A blasted New Year!
It was advertised as a ‘Blast from the Past’ with special guest Desmond de Silva. My friend who bought ten tickets for our table was assured that Desmond would spend the whole evening with us and was contracted to sing 30 songs. Apparently though the BMICH Banquet Hall could hold 400, only 300 tickets were to be sold at Rs. 5,500. I was a bit worried about the acoustics of that small hall not designed for music and felt that even with 300 it would be crowded.
Arriving just after 9 p.m., when the event was advertised to start, we found only the organisers and caterers in the hall. They were selling Desmond’s CDs on a table outside.
We were happy to see a comfortable arrangement with only 16 tables with 10 seats each. We were told that Desmond was expected by 10.30 p.m. By that time less than half the tables were full and no one was yet on the dance floor. Some at our table were getting bored and we went exploring to see what else was happening at BMICH. We went to the main hall and there was an event organised by the People’s Church in collaboration with the Bible Society. In the Sirimavo Bandaranaike Memorial Exhibition Centre (SBMEC) was a KRC event with Jerome Fernando. Both these active free events were crowded, but the ushers were courteous and offered to find us seats, in a bid to deliver to us their message. We stayed only for few minutes and rushed back not wanting to miss any part of Desmond’s show.
At 11.30 p.m. they served dinner, and at 11.50 p.m. the dance floor was still empty and there was no sign of Desmond. Most got on the floor just before midnight for the count down, and a few went outside to watch the fireworks from the CR&FC grounds.
Desmond finally arrived at 12.30 a.m. just around the time that a few of us in the small crowd were getting restless. He got the party going well after the New Year and long after the bedtime of most of the audience with an average age well over 60.
Desmond sang under 20 songs in about 50 minutes and bid everyone good night. The band went for dinner, and we too left, disappointed that this Blast had brought in 2014 with a whimper.
Maybe it was a change of plans due to low ticket sales.
However, the organisers must have clearly known at the start of the evening and if they were honest with those they had sold tickets to promising a night with Desmond, started dinner well before midnight and somehow got the party going, the atmosphere would have been far more jovial. Not knowing if we have been totally cheated, was a real damper and no way to start a Happy New Year.
Finding none on the Internet, I felt it was important to review this event for the benefit of those seeking nightlife in Colombo.
A disappointed reveller
Kudu container: Public service rules observed in the breach
The hottest talking point today is the issue of a letter by the Prime Minister’s coordinating secretary, requesting waiver of demurrage and other port charges for an importer of a container of ‘Kudu’.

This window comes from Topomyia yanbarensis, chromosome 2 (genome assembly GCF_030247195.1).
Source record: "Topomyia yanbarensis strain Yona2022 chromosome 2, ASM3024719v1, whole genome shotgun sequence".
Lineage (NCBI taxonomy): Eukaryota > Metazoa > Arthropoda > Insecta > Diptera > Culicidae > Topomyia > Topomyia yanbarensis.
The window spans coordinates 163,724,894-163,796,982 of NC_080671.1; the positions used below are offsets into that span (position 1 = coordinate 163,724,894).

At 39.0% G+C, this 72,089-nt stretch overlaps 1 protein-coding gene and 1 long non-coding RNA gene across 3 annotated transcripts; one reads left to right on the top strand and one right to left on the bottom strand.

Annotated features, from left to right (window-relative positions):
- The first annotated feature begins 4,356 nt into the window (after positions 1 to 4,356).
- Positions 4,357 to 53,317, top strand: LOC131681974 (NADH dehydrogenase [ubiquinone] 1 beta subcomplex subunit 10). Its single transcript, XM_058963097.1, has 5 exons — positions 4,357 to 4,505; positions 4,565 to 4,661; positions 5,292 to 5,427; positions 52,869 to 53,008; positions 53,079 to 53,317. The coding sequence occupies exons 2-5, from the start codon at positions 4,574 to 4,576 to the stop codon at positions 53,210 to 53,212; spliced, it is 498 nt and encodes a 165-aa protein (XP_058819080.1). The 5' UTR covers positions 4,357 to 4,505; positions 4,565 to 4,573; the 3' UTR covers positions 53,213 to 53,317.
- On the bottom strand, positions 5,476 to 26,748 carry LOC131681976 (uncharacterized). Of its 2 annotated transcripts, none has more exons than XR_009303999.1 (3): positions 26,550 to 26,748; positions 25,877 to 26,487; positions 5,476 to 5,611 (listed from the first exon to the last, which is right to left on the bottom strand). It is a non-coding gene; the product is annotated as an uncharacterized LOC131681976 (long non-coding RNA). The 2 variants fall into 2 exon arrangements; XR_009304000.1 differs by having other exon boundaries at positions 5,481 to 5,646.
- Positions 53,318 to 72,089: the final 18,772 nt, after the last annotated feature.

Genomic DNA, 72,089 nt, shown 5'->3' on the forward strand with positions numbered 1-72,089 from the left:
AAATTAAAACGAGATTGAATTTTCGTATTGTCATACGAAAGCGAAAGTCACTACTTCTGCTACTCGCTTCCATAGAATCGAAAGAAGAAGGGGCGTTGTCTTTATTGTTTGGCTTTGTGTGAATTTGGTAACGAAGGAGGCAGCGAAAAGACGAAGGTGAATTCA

While Minister Wimal Weerawansa, UNP Parliamentarian Mangala Samaraweera and some political monks have come to the defence of Prime Minister D. M. Jayaratne, some opposition figures, especially the JHU leader, Ven. Omalpe Sobitha, are demanding his resignation. These two factions, both for and against, seem to be blissfully ignorant of the procedure that should have been followed.
Firstly, private secretaries or coordinating secretaries and staff are not public servants and are appointed by the respective ministers for the services rendered by them during elections. One of their main duties is to convey the minister’s instructions to the ministry secretary for necessary action and it is left to the ministry secretary either to implement or reject the instructions, depending on the legality of such orders or availability of funds.
It is worthy to mention one instance where President Mahinda Rajapaksa, who is also the Minister for Finance, instructed the Treasury Secretary to pay the enhanced pension to those who retired before 2006. The Treasury Secretary did not carry out this order due to paucity of funds. Then again, President Rajapaksa requested the CEB to give relief to those low and middle income groups consuming 60-90 units. This has fallen on the deaf ears of the Minister for Power and Energy and the CEB.
I would wish to relate my experience while in the public service. It was in the late 1960s, when I was summoned by Public Works Minister Michael Siriwardena and ordered to sanction an estimate to metal and tar a section of a road. At this time, the Permanent Ministry Secretary Rajendran was with the minister. Turning to the minister, he said in his Oxford accent, “Sir, that order should be given by me as I am the Chief Accounting Officer responsible to the Public Accounts Committee.” Then he asked me to meet him with the relevant papers. Going through, and finding funds of the Block Vote, under which this estimate had to be sanctioned, was insufficient, he made a minute in the file to consider it after three months. That was when the Public Service in Sri Lanka was considered the best in Asia.